hostname - Linux


The hostname command in Linux is used for showing or setting the system’s hostname and domain name. The hostname is the label assigned to the machine on a network, which uniquely identifies it over the network. The command is essential for system administration, network diagnostics, and configuring network settings.


The basic syntax of the hostname command is as follows:

hostname [options] [new_name]

If run without options or a new_name, it displays the current system hostname. If new_name is provided, it sets the system’s hostname to new_name, but typically requires superuser privileges.


  • -a, --alias: Displays the alias name of the host if available.
  • -d, --domain: Shows the DNS domain name of the host.
  • -f, --fqdn, --long: Displays the fully qualified domain name (FQDN).
  • -F, --file: Reads the hostname or NIS domain name from the given file. This option is useful for boot scripts.
  • -i, --ip-address: Displays the IP addresses associated with the hostname.
  • -I, --all-ip-addresses: Outputs all network addresses of the host.
  • -s, --short: Displays the short host name. This is the hostname up to the first ..
  • -y, --yp, --nis: Shows the NIS/YP domain name of the host.


1. Display the current hostname:


2. Set a new hostname (as superuser):

sudo hostname new-hostname

3. Display the fully qualified domain name:

hostname -f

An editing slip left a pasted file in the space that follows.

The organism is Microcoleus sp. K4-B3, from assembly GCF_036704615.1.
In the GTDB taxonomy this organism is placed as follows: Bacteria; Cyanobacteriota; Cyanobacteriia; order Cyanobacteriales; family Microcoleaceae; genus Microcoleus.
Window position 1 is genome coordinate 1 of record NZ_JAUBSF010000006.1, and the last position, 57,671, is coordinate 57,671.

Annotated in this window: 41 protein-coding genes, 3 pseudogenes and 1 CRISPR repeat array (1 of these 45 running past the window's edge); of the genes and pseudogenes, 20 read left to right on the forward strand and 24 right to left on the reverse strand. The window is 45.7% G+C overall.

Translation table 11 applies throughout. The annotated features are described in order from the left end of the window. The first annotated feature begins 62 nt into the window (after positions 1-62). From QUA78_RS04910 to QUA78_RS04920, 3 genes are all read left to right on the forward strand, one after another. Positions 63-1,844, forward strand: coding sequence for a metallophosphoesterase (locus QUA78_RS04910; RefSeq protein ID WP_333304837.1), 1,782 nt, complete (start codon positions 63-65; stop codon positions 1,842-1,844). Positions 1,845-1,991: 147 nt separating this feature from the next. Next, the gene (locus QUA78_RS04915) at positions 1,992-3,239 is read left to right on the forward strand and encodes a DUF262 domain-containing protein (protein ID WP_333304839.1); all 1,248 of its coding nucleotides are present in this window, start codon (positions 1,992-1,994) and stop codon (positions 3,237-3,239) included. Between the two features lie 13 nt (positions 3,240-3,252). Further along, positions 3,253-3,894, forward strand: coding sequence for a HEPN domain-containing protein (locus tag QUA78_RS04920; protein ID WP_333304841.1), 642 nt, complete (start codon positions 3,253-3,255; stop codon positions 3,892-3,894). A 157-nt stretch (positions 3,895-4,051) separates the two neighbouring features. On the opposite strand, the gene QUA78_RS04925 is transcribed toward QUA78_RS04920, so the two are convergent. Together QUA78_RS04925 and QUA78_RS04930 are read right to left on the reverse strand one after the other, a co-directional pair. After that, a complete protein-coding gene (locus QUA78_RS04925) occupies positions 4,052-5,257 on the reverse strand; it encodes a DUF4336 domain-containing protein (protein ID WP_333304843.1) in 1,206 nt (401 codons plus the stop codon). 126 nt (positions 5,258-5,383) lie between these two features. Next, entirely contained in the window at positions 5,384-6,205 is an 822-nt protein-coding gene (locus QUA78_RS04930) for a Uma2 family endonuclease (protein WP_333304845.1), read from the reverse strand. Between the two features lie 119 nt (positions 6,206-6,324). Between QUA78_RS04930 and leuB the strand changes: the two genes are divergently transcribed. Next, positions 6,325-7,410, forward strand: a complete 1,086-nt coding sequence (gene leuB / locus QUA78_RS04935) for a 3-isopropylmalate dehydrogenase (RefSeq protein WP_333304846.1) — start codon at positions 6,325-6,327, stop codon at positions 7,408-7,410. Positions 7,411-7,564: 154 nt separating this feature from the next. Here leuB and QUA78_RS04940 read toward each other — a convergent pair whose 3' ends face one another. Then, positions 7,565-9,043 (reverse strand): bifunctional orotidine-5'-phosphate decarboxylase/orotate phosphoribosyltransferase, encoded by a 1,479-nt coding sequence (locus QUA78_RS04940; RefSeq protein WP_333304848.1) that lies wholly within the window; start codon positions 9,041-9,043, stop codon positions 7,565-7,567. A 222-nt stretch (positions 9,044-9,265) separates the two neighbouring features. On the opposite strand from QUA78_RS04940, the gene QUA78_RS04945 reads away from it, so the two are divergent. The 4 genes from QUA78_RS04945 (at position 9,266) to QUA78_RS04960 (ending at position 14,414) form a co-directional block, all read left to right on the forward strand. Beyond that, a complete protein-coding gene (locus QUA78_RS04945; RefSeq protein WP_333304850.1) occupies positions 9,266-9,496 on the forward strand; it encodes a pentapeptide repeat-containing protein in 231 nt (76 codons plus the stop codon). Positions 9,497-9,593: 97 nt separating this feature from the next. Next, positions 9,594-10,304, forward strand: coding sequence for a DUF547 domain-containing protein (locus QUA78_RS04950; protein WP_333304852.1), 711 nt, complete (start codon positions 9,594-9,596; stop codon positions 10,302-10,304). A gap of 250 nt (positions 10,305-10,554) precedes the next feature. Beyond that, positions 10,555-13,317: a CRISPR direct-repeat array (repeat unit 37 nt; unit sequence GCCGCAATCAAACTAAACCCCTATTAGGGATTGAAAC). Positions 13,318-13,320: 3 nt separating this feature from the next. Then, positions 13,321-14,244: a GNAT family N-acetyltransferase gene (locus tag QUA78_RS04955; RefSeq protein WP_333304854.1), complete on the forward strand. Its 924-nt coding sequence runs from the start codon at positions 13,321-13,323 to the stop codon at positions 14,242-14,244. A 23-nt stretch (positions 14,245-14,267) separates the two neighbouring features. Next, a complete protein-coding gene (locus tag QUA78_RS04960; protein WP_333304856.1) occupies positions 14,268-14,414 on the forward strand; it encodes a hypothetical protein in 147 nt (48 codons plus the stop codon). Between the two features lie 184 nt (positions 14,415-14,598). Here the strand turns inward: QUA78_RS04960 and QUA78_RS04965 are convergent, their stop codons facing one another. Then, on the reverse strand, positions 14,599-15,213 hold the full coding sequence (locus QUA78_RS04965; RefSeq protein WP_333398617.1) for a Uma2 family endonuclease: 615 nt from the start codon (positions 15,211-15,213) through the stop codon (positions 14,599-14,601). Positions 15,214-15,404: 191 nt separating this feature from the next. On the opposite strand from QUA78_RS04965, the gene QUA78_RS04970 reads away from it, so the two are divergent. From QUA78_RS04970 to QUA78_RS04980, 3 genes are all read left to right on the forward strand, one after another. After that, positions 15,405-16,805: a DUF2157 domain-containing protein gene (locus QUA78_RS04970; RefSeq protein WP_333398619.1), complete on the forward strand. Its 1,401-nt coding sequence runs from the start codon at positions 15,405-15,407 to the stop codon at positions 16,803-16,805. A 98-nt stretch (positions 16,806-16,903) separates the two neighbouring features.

4. Read and set hostname from a file:

sudo hostname -F /etc/hostname

5. Display all network addresses of the host:

hostname -I

Common Issues

  • Permission Denied: Trying to set the hostname without sufficient privileges will result in a “Permission denied” error. Use sudo to run the command.
  • Non-Persistent Changes: On most systems, changes made using hostname are not persistent through reboots. To make changes permanent, you may need to edit /etc/hostname or a similar configuration file depending on the distribution.
  • Network Issues: Misconfiguration or DNS issues might prevent the hostname from resolving correctly. Always ensure DNS settings are correct.


The hostname command can be used in conjunction with other commands for advanced system management and network diagnostic tasks. Example in a script:

echo "Current Hostname:"
echo "Changing Hostname..."
sudo hostname new-hostname
echo "Hostname after change:"

Combine with grep or other commands to filter specific information:

hostname -I | grep -v ""
  • hosts: Tool for maintaining the /etc/hosts file.
  • dnsdomainname: Displays the system’s DNS domain name.
  • nmap: Network exploration tool and security / port scanner, useful to check open ports on the host based on IP addresses shown by hostname.

Further reading and more detailed information can be found in the man pages (man hostname) or online resources such as Linux manual pages.